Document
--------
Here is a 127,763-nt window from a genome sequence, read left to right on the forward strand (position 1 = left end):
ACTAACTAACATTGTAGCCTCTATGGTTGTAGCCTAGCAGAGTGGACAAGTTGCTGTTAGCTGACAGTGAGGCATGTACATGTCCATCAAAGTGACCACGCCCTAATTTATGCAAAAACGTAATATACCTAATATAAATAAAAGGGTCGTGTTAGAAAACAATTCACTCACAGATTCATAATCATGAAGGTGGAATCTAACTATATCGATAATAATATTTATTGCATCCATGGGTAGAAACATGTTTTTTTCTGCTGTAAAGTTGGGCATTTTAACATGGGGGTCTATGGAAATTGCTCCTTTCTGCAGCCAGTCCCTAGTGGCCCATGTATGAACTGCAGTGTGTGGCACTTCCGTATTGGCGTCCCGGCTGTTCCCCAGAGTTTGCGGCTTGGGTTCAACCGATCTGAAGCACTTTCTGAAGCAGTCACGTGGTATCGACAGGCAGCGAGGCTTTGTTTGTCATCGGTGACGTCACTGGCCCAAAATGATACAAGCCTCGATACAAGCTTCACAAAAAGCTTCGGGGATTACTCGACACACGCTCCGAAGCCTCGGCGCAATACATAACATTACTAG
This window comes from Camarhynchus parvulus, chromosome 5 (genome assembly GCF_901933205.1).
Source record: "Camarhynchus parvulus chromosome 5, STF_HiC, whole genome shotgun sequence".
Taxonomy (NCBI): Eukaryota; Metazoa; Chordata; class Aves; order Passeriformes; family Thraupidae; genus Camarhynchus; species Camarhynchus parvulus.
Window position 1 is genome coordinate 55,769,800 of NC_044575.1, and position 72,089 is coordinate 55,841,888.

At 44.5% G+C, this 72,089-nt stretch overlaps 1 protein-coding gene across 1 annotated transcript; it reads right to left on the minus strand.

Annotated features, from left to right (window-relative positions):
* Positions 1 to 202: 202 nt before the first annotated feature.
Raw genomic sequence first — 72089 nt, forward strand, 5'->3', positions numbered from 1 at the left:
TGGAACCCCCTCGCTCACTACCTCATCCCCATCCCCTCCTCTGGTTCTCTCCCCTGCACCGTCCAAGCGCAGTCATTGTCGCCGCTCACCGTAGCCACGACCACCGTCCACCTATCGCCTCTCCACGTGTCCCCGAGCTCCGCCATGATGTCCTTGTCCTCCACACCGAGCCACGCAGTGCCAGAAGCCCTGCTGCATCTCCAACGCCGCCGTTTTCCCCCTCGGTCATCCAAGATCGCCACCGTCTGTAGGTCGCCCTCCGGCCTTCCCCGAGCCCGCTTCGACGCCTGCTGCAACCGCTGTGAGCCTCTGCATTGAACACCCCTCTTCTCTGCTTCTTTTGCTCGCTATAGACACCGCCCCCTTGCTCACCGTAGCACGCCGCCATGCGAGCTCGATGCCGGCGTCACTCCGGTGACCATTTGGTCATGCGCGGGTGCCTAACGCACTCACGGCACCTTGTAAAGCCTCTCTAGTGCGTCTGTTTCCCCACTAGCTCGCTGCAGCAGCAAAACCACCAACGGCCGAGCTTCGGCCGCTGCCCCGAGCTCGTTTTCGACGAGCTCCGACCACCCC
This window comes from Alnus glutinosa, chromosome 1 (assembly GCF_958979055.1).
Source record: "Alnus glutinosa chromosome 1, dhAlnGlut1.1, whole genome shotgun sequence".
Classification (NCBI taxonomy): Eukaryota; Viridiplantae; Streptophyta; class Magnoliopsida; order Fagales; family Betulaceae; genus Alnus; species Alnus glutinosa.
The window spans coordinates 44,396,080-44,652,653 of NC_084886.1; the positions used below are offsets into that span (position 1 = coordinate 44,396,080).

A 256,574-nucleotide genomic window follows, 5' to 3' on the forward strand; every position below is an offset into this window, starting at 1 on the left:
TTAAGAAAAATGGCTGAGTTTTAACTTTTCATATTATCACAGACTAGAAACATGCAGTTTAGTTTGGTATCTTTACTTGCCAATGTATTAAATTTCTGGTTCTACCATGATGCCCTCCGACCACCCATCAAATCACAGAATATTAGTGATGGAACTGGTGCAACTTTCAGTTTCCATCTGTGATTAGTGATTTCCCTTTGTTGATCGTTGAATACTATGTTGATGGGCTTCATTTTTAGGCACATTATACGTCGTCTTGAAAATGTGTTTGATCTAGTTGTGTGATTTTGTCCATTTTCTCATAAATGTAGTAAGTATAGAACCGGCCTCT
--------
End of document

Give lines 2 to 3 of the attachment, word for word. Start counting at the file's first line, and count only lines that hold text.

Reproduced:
ACTAACTAACATTGTAGCCTCTATGGTTGTAGCCTAGCAGAGTGGACAAGTTGCTGTTAGCTGACAGTGAGGCATGTACATGTCCATCAAAGTGACCACGCCCTAATTTATGCAAAAACGTAATATACCTAATATAAATAAAAGGGTCGTGTTAGAAAACAATTCACTCACAGATTCATAATCATGAAGGTGGAATCTAACTATATCGATAATAATATTTATTGCATCCATGGGTAGAAACATGTTTTTTTCTGCTGTAAAGTTGGGCATTTTAACATGGGGGTCTATGGAAATTGCTCCTTTCTGCAGCCAGTCCCTAGTGGCCCATGTATGAACTGCAGTGTGTGGCACTTCCGTATTGGCGTCCCGGCTGTTCCCCAGAGTTTGCGGCTTGGGTTCAACCGATCTGAAGCACTTTCTGAAGCAGTCACGTGGTATCGACAGGCAGCGAGGCTTTGTTTGTCATCGGTGACGTCACTGGCCCAAAATGATACAAGCCTCGATACAAGCTTCACAAAAAGCTTCGGGGATTACTCGACACACGCTCCGAAGCCTCGGCGCAATACATAACATTACTAG
This window comes from Camarhynchus parvulus, chromosome 5 (genome assembly GCF_901933205.1).